The opinion of the court was delivered by: Proud, Magistrate Judge
This matter is before the Court on defendants' Motion for Summary Judgment. (Doc. 42). The motion is supported by exhibits consisting of plaintiff's deposition, plaintiff's answers to interrogatories, and plaintiff's interrogatories directed to defendants. Defendants served the notice required by Lewis v. Faulkner, 689 F.2d 100, 102 (7th Cir. 1982). (Doc. 43). Plaintiff filed a memorandum and exhibits in opposition at Doc. 45.
Nature of Plaintiff's Claim
Plaintiff Ronald Tellez is an inmate in the custody of the IDOC. He brings suit pursuant to 42 U.S.C. §1983. From March, 2005, through February, 2006, plaintiff was housed in the protective custody unit at Menard Correctional Center. He alleges that, at that time, there were no designated non-smoking cells in the protective custody unit. Plaintiff is a non-smoker, but, except for six weeks, he was housed with cellmates who smoked. On preliminary review, the Court found that plaintiff stated two claims. First, he stated a claim for violation of his Eighth Amendment rights due to exposure to environmental tobacco smoke ("ETS"). Plaintiff does not claim that this exposure has caused him a present injury. Rather, his claim is for future injury arising from such exposure. Secondly, he has stated a claim for retaliation for his exercise of his First Amendment rights in that he alleges that defendants celled him with smokers in retaliation for his filing of grievances and making complaints about being exposed to ETS. See, Doc. 7.
Grounds for Summary Judgment
Defendants argue that they are entitled to summary judgment on Count 1 because plaintiff cannot produce competent medical evidence that he faces a defined level of increased risk of developing a serious medical condition caused by exposure to ETS during the period in question.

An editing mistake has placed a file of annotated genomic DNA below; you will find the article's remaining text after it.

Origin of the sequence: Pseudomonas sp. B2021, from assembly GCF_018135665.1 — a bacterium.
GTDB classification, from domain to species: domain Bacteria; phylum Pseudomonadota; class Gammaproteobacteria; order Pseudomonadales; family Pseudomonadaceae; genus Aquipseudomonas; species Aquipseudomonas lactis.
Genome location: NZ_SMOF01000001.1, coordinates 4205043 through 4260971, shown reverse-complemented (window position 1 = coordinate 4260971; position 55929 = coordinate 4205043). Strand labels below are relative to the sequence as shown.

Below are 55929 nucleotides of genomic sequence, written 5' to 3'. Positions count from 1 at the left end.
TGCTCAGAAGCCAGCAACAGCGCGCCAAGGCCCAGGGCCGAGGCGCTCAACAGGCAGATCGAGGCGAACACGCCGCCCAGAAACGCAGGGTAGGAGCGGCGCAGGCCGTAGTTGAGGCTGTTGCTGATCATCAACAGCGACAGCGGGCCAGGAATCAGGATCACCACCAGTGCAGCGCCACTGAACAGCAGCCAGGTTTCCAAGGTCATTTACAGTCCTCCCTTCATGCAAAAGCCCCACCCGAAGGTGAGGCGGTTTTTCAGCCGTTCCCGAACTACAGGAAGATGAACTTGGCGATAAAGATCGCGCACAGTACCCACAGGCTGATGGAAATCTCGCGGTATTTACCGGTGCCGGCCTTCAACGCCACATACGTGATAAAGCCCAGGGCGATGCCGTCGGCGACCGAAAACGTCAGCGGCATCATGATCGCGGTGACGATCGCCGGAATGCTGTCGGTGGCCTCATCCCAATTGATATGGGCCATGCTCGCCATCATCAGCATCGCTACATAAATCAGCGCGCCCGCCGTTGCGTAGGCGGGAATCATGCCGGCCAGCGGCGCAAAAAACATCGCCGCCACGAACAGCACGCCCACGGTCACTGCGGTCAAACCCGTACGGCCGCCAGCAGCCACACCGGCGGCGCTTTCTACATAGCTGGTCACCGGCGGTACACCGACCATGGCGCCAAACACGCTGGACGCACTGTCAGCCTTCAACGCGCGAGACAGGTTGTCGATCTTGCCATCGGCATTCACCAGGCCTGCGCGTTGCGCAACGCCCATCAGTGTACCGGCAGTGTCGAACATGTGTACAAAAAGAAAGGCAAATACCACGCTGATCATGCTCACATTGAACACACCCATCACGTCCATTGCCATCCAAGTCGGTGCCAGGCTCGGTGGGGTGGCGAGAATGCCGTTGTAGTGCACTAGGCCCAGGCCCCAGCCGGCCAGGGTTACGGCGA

As to Count 2, they argue that plaintiff's deposition testimony and answers to interrogatories establish that he has no evidence that any defendant retaliated against him.
Standard for Summary Judgment
Summary judgment is appropriate where the pleadings, the discovery and disclosure materials on file, and any affidavits show that there is no genuine issue of material fact and that the moving party is entitled to judgment as a matter of law. Estate of Suskovich v. Anthem Health Plans of Virginia, Inc., 553 F.3d 559, 563 (7th Cir. 2009), citing Fed. R. Civ. P. 56(c). Accord, Breneisen v. Motorola, Inc., 512 F.3d 972 (7th Cir. Cir. 2008); Levy v. Minnesota Life Ins. Co., 517 F.3d 519 (7th Cir. 2008).
In ruling on a summary judgment motion, the Court construes all facts and reasonable inferences in the light most favorable to the non-moving party (here, plaintiff). Lloyd v. Swifty Transp., Inc., 552 F.3d 594, 600 (7th Cir. 2009); TAS Distributing Co., Inc. v. Cummins Engine Co., Inc., 491 F.3d 625, 630 (7th Cir. 2007); Reynolds v. Jamison, 488 F.3d 756, 764 (7th Cir. 2007).
In response to summary judgment, the non-movant cannot rest on his pleadings. Rather, the non-movant must provide evidence on which the jury or court could find in his favor. Maclin v. SBC Ameritech, 520 F.3d 781, 786 (7th Cir. 2008). As the Seventh Circuit recently explained:
[T]he non-moving party must submit evidence that there is a genuine issue for trial. Fed. R. Civ. P. 56(e); Ptasznik v. St.Joseph Hosp., 464 F.3d 691, 694 (7th Cir. 2006). The existence of merely a scintilla of evidence in support of the non-moving party's position is insufficient; there must be evidence on which the jury could reasonably find for the nonmoving party.
Giant Screen Sports v. Canadian Imperial Bank of Commerce, 553 F.3d 527, 531-32 (7th Cir. 2009).
Stated another way, to counter a summary judgment motion, the nonmoving party may not simply reiterate the allegations contained in his pleadings; more substantial evidence must be presented. And a genuine issue of material fact is not shown by the mere existence of "some alleged factual dispute between the parties," Anderson v. Liberty Lobby, Inc., 477 U.S. 242, 247 (1986), or "some metaphysical doubt as to the material facts," Matsushita Elec. Indus. Co. v. Zenith Radio Corp., 475 U.S. 574, 586 (1986). Rather, a genuine issue of material fact exists only if "a fair-minded jury could return a verdict for the [non-moving party] on the evidence presented." Anderson, 477 U.S. at 252.